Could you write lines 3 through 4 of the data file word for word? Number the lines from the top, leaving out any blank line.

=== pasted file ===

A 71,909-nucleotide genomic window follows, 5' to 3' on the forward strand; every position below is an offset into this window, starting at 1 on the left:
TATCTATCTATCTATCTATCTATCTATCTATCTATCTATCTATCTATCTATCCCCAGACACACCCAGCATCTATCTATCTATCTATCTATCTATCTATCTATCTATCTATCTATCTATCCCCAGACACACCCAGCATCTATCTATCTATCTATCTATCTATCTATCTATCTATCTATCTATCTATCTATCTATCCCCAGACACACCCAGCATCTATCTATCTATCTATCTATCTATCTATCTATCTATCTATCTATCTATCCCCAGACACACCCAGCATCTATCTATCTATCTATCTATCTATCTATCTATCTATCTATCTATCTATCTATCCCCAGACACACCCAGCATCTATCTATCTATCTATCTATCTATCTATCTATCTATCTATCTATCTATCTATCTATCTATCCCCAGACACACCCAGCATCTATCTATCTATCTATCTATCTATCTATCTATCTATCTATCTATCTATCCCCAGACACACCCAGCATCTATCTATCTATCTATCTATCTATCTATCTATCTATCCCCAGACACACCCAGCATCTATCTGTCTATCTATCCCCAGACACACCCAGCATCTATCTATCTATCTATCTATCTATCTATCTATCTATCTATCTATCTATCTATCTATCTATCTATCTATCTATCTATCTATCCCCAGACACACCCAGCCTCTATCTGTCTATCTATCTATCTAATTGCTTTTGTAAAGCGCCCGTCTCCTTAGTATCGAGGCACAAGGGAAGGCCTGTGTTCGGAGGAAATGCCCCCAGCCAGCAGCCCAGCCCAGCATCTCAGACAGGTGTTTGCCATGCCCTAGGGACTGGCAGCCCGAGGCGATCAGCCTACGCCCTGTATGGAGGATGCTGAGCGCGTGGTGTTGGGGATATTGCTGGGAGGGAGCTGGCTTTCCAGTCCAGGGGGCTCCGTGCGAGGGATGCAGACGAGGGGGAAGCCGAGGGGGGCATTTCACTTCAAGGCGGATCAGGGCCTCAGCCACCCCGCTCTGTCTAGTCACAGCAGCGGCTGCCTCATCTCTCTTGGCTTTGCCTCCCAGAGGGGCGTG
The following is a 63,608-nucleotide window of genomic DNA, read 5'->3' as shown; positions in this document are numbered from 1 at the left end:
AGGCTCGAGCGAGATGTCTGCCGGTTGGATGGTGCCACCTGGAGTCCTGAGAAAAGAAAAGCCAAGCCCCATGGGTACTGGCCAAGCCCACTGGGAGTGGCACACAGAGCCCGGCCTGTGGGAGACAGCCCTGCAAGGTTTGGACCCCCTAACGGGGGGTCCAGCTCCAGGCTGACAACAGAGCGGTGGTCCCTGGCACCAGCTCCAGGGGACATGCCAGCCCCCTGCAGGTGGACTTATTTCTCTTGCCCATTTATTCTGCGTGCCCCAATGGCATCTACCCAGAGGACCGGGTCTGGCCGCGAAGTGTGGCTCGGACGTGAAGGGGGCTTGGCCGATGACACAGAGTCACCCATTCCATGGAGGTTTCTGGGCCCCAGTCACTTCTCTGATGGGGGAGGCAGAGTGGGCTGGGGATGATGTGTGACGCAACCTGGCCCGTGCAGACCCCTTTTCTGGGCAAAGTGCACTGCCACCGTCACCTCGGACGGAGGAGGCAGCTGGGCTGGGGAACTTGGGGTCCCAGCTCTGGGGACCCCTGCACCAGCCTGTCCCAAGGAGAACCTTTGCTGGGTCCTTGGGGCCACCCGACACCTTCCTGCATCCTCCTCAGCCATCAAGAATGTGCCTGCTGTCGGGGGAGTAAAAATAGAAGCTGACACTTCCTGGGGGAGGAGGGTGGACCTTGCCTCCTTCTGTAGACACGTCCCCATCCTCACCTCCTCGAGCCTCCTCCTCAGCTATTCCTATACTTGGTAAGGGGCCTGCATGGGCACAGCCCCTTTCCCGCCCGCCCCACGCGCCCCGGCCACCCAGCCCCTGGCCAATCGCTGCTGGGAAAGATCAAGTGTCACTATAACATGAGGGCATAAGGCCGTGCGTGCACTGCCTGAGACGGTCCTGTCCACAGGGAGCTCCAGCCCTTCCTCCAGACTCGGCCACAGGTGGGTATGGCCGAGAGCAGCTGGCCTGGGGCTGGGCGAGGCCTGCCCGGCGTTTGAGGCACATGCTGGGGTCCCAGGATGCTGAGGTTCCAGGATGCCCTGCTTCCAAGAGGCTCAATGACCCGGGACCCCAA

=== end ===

The following is a 63,608-nucleotide window of genomic DNA, read 5'->3' as shown; positions in this document are numbered from 1 at the left end:
AGGCTCGAGCGAGATGTCTGCCGGTTGGATGGTGCCACCTGGAGTCCTGAGAAAAGAAAAGCCAAGCCCCATGGGTACTGGCCAAGCCCACTGGGAGTGGCACACAGAGCCCGGCCTGTGGGAGACAGCCCTGCAAGGTTTGGACCCCCTAACGGGGGGTCCAGCTCCAGGCTGACAACAGAGCGGTGGTCCCTGGCACCAGCTCCAGGGGACATGCCAGCCCCCTGCAGGTGGACTTATTTCTCTTGCCCATTTATTCTGCGTGCCCCAATGGCATCTACCCAGAGGACCGGGTCTGGCCGCGAAGTGTGGCTCGGACGTGAAGGGGGCTTGGCCGATGACACAGAGTCACCCATTCCATGGAGGTTTCTGGGCCCCAGTCACTTCTCTGATGGGGGAGGCAGAGTGGGCTGGGGATGATGTGTGACGCAACCTGGCCCGTGCAGACCCCTTTTCTGGGCAAAGTGCACTGCCACCGTCACCTCGGACGGAGGAGGCAGCTGGGCTGGGGAACTTGGGGTCCCAGCTCTGGGGACCCCTGCACCAGCCTGTCCCAAGGAGAACCTTTGCTGGGTCCTTGGGGCCACCCGACACCTTCCTGCATCCTCCTCAGCCATCAAGAATGTGCCTGCTGTCGGGGGAGTAAAAATAGAAGCTGACACTTCCTGGGGGAGGAGGGTGGACCTTGCCTCCTTCTGTAGACACGTCCCCATCCTCACCTCCTCGAGCCTCCTCCTCAGCTATTCCTATACTTGGTAAGGGGCCTGCATGGGCACAGCCCCTTTCCCGCCCGCCCCACGCGCCCCGGCCACCCAGCCCCTGGCCAATCGCTGCTGGGAAAGATCAAGTGTCACTATAACATGAGGGCATAAGGCCGTGCGTGCACTGCCTGAGACGGTCCTGTCCACAGGGAGCTCCAGCCCTTCCTCCAGACTCGGCCACAGGTGGGTATGGCCGAGAGCAGCTGGCCTGGGGCTGGGCGAGGCCTGCCCGGCGTTTGAGGCACATGCTGGGGTCCCAGGATGCTGAGGTTCCAGGATGCCCTGCTTCCAAGAGGCTCAATGACCCGGGACCCCAA